|Publication number||US7014530 B2|
|Application number||US 10/675,043|
|Publication date||Mar 21, 2006|
|Filing date||Sep 29, 2003|
|Priority date||Sep 29, 2003|
|Also published as||US20050070206|
|Publication number||10675043, 675043, US 7014530 B2, US 7014530B2, US-B2-7014530, US7014530 B2, US7014530B2|
|Inventors||Prakash Kasiraj, Quang Le, Huey Tzeng, Xiao Z. Wu|
|Original Assignee||Hitachi Global Storage Technologies Netherlands B.V.|
|Export Citation||BiBTeX, EndNote, RefMan|
|Patent Citations (15), Referenced by (25), Classifications (12), Legal Events (4) |
|External Links: USPTO, USPTO Assignment, Espacenet|
Slider fabrication system for sliders with integrated electrical lapping guides
US 7014530 B2
A slider is described with a resistive electro-lapping guide (ELG), which is aligned with a structure in the write head such as the throat height or trailing shield thickness and extends from the lapping region through the ABS and is connected to pads on the surface of the slider. In a second embodiment the ELG is disposed entirely in the section of the slider which will be removed by lapping. Another embodiment of the invention is a system for single slider lapping which simultaneously monitors the resistance of the read sensor or a read head ELG and at least one ELG that is aligned with a structure in the write head. A controller uses the resistance information to implement an algorithm which decides when lapping should be terminated.
1. A system for fabricating sliders for magnetic recording comprising:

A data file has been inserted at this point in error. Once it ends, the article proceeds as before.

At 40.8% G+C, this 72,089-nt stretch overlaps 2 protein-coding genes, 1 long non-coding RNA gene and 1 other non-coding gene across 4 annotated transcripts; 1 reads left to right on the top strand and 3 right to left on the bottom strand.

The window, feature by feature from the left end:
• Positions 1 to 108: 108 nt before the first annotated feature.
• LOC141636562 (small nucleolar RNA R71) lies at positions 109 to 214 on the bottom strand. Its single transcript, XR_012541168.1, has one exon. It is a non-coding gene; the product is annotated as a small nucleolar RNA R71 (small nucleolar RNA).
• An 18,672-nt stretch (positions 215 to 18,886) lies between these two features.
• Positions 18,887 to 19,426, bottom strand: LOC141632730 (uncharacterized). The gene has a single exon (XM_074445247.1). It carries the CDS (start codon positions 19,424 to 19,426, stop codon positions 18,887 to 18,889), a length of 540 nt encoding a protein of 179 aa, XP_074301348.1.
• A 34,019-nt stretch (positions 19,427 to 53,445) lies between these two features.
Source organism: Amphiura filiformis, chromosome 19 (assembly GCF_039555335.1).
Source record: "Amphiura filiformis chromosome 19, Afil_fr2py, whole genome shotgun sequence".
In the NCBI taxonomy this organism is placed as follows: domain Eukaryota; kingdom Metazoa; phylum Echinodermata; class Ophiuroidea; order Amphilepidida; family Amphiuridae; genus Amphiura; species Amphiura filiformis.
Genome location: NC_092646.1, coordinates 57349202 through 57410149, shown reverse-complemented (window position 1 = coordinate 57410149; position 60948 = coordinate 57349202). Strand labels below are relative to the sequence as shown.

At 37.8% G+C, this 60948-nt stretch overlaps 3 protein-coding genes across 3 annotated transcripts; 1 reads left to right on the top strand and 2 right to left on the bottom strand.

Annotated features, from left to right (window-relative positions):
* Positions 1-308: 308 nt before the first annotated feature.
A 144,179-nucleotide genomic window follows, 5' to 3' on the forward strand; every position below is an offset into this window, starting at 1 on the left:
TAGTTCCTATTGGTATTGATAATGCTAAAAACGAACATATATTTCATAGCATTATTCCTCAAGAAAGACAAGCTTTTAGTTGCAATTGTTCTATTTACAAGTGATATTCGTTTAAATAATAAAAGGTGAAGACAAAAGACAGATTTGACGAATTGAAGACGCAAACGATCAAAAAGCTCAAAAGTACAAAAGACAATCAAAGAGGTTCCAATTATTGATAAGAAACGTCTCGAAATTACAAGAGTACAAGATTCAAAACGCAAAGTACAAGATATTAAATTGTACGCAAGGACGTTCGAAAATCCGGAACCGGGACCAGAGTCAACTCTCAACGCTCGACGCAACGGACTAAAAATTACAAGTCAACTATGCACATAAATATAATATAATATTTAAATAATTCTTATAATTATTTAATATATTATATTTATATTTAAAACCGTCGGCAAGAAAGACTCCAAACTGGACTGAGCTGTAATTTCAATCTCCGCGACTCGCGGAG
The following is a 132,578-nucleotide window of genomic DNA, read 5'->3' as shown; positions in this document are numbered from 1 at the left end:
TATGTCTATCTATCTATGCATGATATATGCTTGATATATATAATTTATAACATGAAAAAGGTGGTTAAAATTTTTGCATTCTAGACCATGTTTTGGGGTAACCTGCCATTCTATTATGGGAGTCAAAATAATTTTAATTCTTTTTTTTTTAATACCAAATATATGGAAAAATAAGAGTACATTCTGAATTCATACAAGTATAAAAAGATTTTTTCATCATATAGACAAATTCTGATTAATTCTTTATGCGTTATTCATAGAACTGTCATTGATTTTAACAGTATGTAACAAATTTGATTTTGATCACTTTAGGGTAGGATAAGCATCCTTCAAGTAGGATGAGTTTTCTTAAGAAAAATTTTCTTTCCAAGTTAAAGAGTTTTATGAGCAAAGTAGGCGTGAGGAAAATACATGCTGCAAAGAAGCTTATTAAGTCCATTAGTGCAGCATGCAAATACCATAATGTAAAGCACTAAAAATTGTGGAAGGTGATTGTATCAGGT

lapping hardware for lapping an air-bearing surface of a slider;
means for electrically connecting to lead pads on the slider,
a first measurement unit, connected to two leads pads that are connected to a read sensor or an electro-lapping guide for the read sensor, which measures a first electrical resistance and generates a first digital signal encoding the first electrical resistance;
a second measurement unit, connected to two leads pads that are connected to an electro-lapping guide aligned with a selected structure in a write head in the slider, which measures a second electrical resistance and generates a second digital signal encoding the second electrical resistance; and
a controller that stops the lapping hardware when target conditions for the stripe height are met using the first digital signal as a measure of a current stripe height and target conditions for the selected structure in the write head are met using the second digital signal as a measure of a current lapping plane's proximity to a target air-bearing surface for the write head.
2. The system of claim 1 further comprising pressure modulation means, under control of the controller, that exerts less lapping pressure on the slider when the current lapping plane is closer to target air-bearing surface in comparison to other sliders being lapped.
3. The system of claim 1 wherein the electro-lapping guide aligned with the selected structure in the write head extends from a section of the slider to be removed by lapping into a write gap in the slider.
4. The system of claim 1 wherein the electro-lapping guide aligned with the selected structure in the write head extends from a section of the slider to be removed by lapping into a separation gap in the slider between a pole piece fpr the write head and a shield for the read sensor.
5. The system of claim 1 wherein the electro-lapping guide aligned with the selected structure in the write head is contained in a section of the slider to be removed by lapping.
6. The system of claim 5 wherein the controller performs a rapid first phase of lapping until the electrical resistance measured between the two leads pads that are connected to the electro-lapping guide aligned with the selected structure in the write head becomes that of an open switch and then performs a slow second phase of lapping.
FIELD OF THE INVENTION
The invention relates to fabrication systems and aids for manufacturing thin film magnetic recording heads and more particularly to methods and aids for lapping the air-bearing surface (ABS) portion of the slider to achieve precise control over selected parameters.